Feature Article: July 2019 – Alcohol and Cognitive Function

Alcohol and Cognitive Function

Mark Scheutzow, M.D., Ph.D., MHA, MPH

In a previous article that appeared in February, we considered alcohol and cardiovascular health, showing that abstainers actually have the best cardiovascular risk profile. This article will consider moderate alcohol consumption as a risk factor for adverse brain outcomes and cognitive decline.

It is obvious that chronic dependent drinking is associated with Korsakoff syndrome and alcoholic dementia, but the long-term effects of light or moderate alcohol consumption are poorly understood.

There are conflicting results in the research of the effects of moderate alcohol use on the brain. Some studies show no effect, others are associated with reduced total brain volume, increased ventricular size, grey matter atrophy, and reduced density of frontal and parietal grey matter. Part of the problem lies in study design. It is difficult to randomize alcohol consumption over a long period of time; most studies have been cross-sectional or with limited prospectively gathered data; and, people typically underestimate their alcohol intake, which is more inherent in a retrospective study.

A recently published study used data on alcohol consumption gathered prospectively over 30 years to investigate the associations between brain structural content and functional outcomes in 527 non-dependent alcohol using participants in the United Kingdom. The hypothesis was that light drinking of less than seven drinks per week was protective.

The study found a previously uncharacterized dose dependent association between alcohol consumption over 30 years of follow-up and neurological changes. Higher alcohol consumption was associated with increased odds of hippocampal atrophy in a dose dependent fashion (OR 5.8). Individuals with moderate drinking (14-21 drinks/week) had three times the odds of right sided hippocampal atrophy. Higher alcohol use was associated with reduced grey matter density, hippocampal atrophy, and reduced white matter microstructural integrity. There was no protective effect of light drinking over abstinence on brain structure.

Hippocampal atrophy is a very sensitive and relatively specific marker of Alzheimer’s disease although it has also been reported in chronic alcoholics. Previously, the brain regions most vulnerable to alcohol abuse were thought to be the frontal lobes. In this study even higher alcohol use was not associated with significant frontal brain atrophy.

Higher alcohol consumption predicted faster decline on vocabular fluency but not on sentence fluency or word recall. Any amount of drinking, including one drink daily, had a decline in vocabular fluency compared to abstainers. People drinking seven to less than 14 drinks weekly had a 14% reduction in vocabular fluency over 30 years. There was no evidence to support light drinkers being relatively protected from cognitive decline compared with abstainers. Vocabular fluency has been associated with frontal executive function. Sentence fluency depends more on the temporal lobe.

There is no agreed upon mechanism for the biological mechanisms underlying these findings. Ethanol and its metabolite acetaldehyde are neurotoxic and cause both morphological changes and a reduction in hippocampal neurons. The right side of the brain may be more susceptible for hippocampal damage. Individuals with a higher risk of Alzheimer’s disease (ApoE4 homozygotes) have more severe hippocampal atrophy on the right side. There is also an association between increased alcohol consumption and reduced grey matter density in the amygdala. Alzheimer’s disease also presents with amygdala atrophy.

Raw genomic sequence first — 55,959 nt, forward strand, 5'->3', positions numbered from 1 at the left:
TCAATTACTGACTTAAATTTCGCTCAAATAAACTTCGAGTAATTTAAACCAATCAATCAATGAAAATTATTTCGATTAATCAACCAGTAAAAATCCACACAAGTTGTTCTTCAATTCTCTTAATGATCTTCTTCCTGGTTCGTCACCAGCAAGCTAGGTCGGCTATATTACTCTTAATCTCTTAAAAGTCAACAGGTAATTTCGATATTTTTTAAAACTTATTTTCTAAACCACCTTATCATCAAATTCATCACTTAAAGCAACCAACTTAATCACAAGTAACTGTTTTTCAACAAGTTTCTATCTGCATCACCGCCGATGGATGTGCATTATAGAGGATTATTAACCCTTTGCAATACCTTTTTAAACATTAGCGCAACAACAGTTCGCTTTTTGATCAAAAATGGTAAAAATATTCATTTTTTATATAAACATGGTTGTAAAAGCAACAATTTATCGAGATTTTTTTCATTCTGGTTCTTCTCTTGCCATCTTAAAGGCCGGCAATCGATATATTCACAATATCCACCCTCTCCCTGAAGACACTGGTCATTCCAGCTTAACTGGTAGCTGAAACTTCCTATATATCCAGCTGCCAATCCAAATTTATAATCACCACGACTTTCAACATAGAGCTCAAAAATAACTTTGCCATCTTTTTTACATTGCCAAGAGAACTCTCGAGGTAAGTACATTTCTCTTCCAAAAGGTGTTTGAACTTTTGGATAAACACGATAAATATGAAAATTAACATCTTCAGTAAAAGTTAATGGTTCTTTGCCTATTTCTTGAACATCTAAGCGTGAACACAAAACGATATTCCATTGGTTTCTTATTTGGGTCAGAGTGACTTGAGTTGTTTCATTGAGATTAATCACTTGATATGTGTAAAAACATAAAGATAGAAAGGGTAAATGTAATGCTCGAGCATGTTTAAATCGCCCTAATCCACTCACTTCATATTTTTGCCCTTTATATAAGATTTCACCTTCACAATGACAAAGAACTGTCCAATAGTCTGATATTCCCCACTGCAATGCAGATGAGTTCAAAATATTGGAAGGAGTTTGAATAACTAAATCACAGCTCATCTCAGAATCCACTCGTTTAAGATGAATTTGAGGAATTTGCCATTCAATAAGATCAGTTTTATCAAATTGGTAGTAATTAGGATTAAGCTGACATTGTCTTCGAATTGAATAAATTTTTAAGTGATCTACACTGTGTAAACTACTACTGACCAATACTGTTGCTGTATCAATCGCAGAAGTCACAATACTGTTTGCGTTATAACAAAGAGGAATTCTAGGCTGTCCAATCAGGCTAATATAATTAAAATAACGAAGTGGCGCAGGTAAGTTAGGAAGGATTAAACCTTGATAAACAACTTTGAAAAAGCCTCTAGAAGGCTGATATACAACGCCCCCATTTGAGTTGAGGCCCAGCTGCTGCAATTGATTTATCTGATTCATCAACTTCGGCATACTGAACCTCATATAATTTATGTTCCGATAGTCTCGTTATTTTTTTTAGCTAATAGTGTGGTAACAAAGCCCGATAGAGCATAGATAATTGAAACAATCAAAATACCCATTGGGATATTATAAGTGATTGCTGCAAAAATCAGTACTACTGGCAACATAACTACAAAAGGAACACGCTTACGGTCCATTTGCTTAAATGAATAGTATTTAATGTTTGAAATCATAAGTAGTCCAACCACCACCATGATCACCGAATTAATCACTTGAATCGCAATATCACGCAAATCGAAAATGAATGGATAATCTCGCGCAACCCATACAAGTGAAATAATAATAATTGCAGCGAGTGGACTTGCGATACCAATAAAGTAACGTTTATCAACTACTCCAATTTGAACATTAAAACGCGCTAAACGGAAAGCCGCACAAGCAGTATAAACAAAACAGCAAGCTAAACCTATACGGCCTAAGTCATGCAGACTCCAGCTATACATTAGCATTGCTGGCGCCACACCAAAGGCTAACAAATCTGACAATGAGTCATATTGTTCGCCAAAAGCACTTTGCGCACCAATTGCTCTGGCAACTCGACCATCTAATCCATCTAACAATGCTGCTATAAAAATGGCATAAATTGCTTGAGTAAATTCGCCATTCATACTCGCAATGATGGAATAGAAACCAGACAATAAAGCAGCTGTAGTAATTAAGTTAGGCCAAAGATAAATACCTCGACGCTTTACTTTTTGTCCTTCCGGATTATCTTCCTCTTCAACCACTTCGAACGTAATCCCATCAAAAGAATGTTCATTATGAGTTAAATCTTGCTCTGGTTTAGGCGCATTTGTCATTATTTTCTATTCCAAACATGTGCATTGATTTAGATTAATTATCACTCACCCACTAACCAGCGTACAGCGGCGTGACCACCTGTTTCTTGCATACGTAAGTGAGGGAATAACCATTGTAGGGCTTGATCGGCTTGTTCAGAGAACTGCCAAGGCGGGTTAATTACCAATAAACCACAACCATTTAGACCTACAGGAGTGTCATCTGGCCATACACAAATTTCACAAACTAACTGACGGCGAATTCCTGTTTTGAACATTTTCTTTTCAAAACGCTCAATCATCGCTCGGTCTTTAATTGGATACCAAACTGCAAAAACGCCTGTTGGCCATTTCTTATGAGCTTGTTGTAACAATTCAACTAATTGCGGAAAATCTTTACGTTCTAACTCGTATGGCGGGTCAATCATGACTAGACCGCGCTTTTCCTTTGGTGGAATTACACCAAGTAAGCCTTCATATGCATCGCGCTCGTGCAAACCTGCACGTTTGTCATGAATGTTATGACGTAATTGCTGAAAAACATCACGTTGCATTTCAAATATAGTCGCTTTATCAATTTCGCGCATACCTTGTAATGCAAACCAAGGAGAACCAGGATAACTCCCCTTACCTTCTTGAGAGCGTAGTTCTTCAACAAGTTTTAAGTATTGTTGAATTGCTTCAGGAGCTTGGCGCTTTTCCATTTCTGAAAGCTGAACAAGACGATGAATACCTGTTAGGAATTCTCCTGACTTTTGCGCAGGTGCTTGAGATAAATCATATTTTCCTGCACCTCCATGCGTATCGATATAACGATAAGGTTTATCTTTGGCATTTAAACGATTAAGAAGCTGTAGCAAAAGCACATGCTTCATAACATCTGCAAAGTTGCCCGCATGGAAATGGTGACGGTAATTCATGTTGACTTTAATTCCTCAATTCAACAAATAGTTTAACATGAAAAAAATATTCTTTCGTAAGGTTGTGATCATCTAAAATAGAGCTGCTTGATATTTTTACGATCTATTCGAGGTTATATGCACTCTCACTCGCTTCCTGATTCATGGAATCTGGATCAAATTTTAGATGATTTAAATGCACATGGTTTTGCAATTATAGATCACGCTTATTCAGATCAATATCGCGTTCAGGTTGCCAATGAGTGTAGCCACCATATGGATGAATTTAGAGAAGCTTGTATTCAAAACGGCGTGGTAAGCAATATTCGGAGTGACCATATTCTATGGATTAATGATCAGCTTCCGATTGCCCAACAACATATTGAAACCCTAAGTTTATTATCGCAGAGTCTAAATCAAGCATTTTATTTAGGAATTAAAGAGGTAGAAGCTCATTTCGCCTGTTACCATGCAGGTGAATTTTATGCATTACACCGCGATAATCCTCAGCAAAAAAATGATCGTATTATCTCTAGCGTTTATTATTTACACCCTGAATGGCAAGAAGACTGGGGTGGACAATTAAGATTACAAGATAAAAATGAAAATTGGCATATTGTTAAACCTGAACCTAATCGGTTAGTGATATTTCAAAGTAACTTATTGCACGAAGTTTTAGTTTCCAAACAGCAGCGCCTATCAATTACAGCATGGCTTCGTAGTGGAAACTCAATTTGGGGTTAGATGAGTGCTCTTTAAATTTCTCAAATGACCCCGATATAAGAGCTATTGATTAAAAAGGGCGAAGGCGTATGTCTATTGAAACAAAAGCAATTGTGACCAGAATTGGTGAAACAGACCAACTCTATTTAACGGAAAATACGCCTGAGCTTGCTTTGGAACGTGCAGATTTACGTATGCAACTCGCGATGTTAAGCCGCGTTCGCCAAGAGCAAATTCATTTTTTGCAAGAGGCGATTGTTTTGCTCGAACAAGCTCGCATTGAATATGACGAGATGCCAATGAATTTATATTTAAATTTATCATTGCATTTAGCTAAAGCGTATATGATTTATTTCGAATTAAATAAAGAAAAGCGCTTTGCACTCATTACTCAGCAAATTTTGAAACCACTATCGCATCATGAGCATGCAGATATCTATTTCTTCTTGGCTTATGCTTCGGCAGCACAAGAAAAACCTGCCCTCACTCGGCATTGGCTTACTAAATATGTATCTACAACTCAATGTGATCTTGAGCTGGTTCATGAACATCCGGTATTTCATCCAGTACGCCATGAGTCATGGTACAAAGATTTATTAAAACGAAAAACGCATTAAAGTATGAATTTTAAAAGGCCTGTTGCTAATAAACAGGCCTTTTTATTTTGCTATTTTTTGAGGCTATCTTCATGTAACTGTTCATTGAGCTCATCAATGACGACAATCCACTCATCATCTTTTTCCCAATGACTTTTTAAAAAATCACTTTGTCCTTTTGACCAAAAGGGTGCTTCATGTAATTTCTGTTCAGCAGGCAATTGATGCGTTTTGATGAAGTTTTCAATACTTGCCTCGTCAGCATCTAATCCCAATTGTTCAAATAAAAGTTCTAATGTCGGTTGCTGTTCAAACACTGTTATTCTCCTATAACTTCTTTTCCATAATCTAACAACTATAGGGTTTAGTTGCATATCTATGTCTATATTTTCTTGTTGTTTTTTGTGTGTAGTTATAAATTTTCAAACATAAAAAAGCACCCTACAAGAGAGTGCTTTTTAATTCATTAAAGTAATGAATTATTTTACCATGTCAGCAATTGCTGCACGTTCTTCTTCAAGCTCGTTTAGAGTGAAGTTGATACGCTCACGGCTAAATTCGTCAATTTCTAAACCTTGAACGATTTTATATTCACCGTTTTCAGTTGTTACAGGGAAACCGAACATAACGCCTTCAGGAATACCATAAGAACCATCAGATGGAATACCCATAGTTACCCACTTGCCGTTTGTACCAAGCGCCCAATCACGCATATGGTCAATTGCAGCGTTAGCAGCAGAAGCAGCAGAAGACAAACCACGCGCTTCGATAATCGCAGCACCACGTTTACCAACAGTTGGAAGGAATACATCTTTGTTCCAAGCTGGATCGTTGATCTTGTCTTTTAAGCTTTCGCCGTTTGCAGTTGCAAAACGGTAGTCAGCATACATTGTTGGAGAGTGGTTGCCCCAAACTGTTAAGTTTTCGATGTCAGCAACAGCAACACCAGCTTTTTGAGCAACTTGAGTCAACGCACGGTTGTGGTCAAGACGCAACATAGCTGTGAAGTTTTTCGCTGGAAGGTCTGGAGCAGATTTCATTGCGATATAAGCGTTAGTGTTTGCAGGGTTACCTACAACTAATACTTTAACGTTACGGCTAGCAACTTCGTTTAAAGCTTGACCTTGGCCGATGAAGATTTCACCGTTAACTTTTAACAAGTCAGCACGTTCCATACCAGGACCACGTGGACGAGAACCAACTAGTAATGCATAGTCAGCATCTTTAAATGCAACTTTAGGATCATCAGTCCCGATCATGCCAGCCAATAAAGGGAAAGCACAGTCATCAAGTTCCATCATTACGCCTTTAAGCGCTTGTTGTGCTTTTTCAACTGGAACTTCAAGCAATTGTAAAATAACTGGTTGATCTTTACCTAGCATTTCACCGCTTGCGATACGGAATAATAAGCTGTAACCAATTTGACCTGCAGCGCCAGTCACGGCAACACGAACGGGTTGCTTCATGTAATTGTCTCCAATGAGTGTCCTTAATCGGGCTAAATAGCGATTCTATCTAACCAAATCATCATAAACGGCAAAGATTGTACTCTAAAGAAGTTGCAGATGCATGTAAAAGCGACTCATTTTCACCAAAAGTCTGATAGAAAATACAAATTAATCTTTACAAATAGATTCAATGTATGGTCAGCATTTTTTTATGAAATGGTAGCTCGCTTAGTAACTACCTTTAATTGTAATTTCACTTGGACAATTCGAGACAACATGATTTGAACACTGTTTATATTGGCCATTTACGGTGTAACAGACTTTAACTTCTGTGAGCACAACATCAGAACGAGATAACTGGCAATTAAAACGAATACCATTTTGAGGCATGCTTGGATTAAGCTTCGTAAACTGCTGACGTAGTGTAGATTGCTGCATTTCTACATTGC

The strengths of the study were the 30-year longitudinal data on alcohol consumption and the detailed available data on confounders. The additional strengths included the advanced MRI techniques used and the large volume of imaging data collected. The limitations were that the participants were mostly educated and middle-class men in the civil service in the United Kingdom. Some people may have been alcohol dependent during a point in the study.

If you remember, the previous article showed there were no cardiac benefits to alcohol use, even light drinking. This study has the same findings – no cognitive benefits to even light alcohol use. Abstinence is the best policy for maximizing cardiac and cognitive function as individuals age.

 

Mark H. Scheutzow, M.D., Ph.D., MHA, MPH, of Asheboro, NC, received his Doctorate of Medicine and of Philosophy from Ohio State University College of Medicine, Columbus, OH, and his Master of Health Administration/Master in Public Health from UNC Gillings School of Global Public Health, Chapel Hill, NC. Over the last five years he has completed over 1700 continuing medical education hours in pain, addiction, and psychiatric medicine, as well as training in Age Management Medicine. He is certified by, and a Diplomat of the American Board of Addiction Medicine, certified by, and a Diplomat of the American Academy of Pain Management, was a Founding Diplomat of the American Board of Holistic Medicine, and is a Fellow and Board Member of the American Association of Integrative Medicine. He practices Interventional and Chronic Pain Medicine, Addiction Medicine, Addiction Psychiatry and Regenerative Pain Medicine, in Winston-Salem and Greensboro, NC. Dr. Scheutzow can be reached at mscheutzow@msn.com.

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